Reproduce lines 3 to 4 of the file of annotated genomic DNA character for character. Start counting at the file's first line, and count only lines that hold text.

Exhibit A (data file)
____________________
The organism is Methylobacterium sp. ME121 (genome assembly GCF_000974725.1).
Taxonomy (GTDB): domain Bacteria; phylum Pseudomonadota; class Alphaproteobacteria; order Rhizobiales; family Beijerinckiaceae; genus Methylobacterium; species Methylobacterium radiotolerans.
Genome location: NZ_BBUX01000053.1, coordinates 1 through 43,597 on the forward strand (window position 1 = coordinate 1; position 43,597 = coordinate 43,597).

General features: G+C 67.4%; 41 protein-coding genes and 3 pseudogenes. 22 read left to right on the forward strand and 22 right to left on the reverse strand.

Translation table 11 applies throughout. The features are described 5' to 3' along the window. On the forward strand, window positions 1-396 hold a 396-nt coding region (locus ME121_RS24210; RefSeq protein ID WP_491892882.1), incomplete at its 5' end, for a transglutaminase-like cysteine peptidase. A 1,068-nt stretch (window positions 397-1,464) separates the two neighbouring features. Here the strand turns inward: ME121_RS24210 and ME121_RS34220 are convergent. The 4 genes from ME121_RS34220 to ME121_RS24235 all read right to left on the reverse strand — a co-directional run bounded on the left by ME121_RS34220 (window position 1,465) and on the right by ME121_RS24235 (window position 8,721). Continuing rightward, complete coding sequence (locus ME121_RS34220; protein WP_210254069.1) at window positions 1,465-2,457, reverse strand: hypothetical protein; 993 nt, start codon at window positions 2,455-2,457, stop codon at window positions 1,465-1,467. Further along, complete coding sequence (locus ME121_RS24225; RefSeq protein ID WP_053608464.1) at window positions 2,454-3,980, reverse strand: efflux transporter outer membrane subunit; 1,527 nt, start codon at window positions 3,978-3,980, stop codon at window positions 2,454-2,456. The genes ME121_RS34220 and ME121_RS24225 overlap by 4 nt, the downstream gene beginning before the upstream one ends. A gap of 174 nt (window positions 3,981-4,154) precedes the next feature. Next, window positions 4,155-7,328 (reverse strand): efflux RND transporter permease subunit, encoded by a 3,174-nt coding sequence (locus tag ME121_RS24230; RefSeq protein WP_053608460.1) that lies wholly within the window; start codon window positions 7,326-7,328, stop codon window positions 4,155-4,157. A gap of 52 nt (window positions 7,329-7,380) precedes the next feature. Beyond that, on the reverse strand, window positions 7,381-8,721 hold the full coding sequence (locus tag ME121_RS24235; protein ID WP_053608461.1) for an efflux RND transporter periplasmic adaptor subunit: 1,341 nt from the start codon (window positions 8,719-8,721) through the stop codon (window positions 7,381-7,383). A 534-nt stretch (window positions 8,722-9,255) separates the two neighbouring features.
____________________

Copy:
Genome location: NZ_BBUX01000053.1, coordinates 1 through 43,597 on the forward strand (window position 1 = coordinate 1; position 43,597 = coordinate 43,597).

General features: G+C 67.4%; 41 protein-coding genes and 3 pseudogenes. 22 read left to right on the forward strand and 22 right to left on the reverse strand.